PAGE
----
By Craig Kwasniewski
We're walking a fine line between NBA Blog and Laker Blog, or as regular contributor and Clipper fan, Chris Tagawa has said, "Lakers, Lakers, Lakers. That is all I ever get from this site."
So rather that tell give a review of the Lakers-Sonics game I just attended and talk about Kobe's return, Ronnie Turiaf coming up huge or Lamar Odom continuing his incredible start... let's look deeper into how Seattle played and what adjustments were made in the game.
Early Blowout: The Lakers had a 20 point lead at one point in the first half. It looked like a cakewalk and a great chance for Kobe to rest up in the second half. Seattle looked like the 2005-06 squad that played zero defense and shot a bunch of threes.
Defensive Adjustment: Seattle made some adjustments in the second quarter. First, they doubled on Lamar Odom in the post and played him to his weaker right hand. Despite Rashard Lewis' length, Odom was able to get involved early in the game. By bringing the double team, Odom was forced to play more on the perimeter. It was Odom and Bynum posting up and creating from the inside that got the Lakers an early lead. This adjustment hurt some of the Laker momentum.
Later, Seattle mixed in some zone defense to disrupt the Lakers offense. This also changed the pace of the game and removed a lot of the backdoor cuts that Luke Walton and other Lakers were getting. The zone seemed to confuse the Lakers a little bit, who started throwing careless cross-court passes that the Sonics easily picked off. Maybe the early glow of a 20-point lead played a part, but the Lakers were lacking patience in the Triangle and went fell into relying on "Kobe-on-Five."
With Kobe not nearly at full strength (rejected by the rim on a dunk, airballing a driving lay-up), the "Kobe-on-Five" hardly workd.
Offensive Adjustment: Seattle went to small-ball and exploited the Lakers apparent lack of speed. Their offensive set was the basketball equivalent of a "Shotgun, Five-Wide." Seattle stretched the defense by running pick-and-rolls outside the three-point line with 4 players running the perimeter. The screen-and-roll activity drew attention from the defense allowing the two off-ball perimeter players to spot up for open three pointers. Chris Wilcox, Damien Wilkins or Nick Collison roamed the key area looking to grab long rebounds for put-backs.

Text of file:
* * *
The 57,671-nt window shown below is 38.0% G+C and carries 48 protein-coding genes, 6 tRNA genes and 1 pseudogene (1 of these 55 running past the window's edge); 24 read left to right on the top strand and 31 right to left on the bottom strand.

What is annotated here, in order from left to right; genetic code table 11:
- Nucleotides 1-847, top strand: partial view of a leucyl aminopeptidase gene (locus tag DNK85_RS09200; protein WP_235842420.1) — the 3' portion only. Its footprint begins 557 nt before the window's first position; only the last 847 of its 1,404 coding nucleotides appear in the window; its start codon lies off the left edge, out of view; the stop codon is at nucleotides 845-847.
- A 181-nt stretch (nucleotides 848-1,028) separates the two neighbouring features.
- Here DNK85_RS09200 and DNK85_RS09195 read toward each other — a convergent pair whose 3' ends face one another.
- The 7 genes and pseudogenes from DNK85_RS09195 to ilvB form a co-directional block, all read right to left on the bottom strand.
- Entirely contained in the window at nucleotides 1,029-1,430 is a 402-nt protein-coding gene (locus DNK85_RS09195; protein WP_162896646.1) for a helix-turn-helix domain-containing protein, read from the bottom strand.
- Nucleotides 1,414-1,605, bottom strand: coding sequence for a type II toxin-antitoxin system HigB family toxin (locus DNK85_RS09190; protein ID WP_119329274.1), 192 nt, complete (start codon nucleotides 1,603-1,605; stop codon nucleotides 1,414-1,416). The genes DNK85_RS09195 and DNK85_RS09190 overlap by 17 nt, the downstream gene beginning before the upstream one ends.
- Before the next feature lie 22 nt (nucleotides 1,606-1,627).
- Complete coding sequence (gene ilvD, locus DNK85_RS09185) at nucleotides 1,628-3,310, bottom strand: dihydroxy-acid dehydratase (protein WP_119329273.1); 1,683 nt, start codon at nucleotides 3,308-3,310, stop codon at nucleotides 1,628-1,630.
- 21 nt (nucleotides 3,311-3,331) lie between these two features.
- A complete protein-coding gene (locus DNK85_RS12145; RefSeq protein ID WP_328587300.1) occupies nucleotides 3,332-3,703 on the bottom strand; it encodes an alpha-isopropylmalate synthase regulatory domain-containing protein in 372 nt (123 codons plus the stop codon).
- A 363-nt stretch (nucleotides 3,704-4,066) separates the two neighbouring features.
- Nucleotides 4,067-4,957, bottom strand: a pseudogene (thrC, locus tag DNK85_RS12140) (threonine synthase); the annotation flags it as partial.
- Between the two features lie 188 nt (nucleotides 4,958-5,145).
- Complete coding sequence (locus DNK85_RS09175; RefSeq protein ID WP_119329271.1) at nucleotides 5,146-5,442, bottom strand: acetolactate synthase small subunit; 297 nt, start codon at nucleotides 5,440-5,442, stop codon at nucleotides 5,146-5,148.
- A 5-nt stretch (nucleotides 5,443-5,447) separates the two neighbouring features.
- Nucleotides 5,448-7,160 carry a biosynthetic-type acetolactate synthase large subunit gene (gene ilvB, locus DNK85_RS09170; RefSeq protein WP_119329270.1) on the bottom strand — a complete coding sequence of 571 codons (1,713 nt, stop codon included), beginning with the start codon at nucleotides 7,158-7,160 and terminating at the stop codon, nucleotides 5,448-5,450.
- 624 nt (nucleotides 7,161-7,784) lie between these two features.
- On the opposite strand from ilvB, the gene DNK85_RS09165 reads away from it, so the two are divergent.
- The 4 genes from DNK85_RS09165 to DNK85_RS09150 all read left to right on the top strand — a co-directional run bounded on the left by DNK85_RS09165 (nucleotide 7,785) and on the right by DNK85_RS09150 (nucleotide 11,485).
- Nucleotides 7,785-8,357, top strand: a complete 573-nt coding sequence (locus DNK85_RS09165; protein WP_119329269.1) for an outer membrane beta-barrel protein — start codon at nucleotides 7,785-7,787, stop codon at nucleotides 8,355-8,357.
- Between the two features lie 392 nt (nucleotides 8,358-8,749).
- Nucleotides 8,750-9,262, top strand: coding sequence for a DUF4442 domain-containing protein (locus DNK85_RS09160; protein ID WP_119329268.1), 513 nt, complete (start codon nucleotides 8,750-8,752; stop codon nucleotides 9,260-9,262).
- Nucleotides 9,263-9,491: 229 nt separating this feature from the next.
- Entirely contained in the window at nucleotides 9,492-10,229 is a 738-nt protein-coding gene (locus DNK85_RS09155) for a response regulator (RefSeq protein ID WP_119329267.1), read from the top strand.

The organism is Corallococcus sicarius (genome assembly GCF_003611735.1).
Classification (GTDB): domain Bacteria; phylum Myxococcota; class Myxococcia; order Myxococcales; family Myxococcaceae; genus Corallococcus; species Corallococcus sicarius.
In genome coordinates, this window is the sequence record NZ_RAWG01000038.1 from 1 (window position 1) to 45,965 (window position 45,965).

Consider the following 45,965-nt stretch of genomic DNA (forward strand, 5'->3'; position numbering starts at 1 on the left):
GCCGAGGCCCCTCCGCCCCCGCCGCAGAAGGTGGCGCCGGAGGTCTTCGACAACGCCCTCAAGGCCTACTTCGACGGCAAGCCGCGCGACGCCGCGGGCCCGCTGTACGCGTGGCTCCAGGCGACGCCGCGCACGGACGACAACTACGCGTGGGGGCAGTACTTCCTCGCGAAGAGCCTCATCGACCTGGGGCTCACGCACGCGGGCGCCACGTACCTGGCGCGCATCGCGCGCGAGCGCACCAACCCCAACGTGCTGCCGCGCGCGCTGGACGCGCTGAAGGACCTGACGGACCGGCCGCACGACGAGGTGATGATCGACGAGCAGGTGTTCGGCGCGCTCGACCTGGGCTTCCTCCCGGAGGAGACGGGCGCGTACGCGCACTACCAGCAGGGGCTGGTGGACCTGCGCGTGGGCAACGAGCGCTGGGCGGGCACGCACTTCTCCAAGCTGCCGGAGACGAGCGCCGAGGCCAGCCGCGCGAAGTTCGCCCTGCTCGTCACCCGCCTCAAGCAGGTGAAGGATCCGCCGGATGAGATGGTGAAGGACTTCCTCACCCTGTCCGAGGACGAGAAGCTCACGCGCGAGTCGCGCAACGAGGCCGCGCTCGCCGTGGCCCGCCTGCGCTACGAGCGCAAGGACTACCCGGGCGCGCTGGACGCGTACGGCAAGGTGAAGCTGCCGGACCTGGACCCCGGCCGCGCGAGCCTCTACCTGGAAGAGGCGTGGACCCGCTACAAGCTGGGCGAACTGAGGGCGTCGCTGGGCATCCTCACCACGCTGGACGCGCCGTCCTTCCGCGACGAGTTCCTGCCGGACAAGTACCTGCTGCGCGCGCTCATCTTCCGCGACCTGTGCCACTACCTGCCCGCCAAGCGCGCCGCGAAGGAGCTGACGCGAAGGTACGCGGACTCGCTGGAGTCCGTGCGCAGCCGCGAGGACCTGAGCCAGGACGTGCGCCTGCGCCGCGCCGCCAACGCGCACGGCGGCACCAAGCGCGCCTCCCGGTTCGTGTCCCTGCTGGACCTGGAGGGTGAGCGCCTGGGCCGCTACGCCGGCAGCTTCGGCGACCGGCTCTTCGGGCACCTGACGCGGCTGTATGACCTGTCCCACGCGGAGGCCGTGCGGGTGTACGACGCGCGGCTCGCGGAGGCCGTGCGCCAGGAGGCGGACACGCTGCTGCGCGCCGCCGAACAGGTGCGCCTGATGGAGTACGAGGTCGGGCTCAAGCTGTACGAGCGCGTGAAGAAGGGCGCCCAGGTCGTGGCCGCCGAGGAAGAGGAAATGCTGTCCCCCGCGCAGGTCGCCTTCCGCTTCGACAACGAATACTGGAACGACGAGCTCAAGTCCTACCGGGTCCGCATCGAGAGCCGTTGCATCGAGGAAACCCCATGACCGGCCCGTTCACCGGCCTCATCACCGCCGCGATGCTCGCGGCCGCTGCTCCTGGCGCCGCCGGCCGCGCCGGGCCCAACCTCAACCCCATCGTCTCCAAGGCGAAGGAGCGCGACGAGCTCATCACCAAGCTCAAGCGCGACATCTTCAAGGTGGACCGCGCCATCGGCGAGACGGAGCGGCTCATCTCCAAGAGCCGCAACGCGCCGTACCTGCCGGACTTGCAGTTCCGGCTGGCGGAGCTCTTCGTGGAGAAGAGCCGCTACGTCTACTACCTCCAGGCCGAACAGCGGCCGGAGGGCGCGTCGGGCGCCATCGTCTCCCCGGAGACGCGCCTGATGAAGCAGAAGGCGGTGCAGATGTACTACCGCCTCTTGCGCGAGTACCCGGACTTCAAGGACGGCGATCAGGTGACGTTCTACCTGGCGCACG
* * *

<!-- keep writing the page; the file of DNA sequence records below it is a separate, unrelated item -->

Wilcox's athleticism caused the most trouble for the Lakers. He would simply out-jump the likes of Odom, Cook, Radmanovic and Bynum for rebounds. It wasn't until Jackson countered with the equally athletic/active Ronnie Turiaf that Wilcox was neutralized.
The adjustments almost worked as Seattle was able to rally from twenty down and actually had a five point lead in the 4th quarter. There was a long stretch were it seemed as though the Lakers had no defensive answer for Seattle's spread offense. Ridnour, Watson, Lewis and Allen all took turns hitting jumpers moving all around the perimeter, creating space and mismatches.
In the end, the hustle play from Turiaf helped rally the Lakers, especially two huge blocks as Seattle was threatening late in the game. Seattle lost, but these adjustments could help in Sunday's rematch at Key Arena.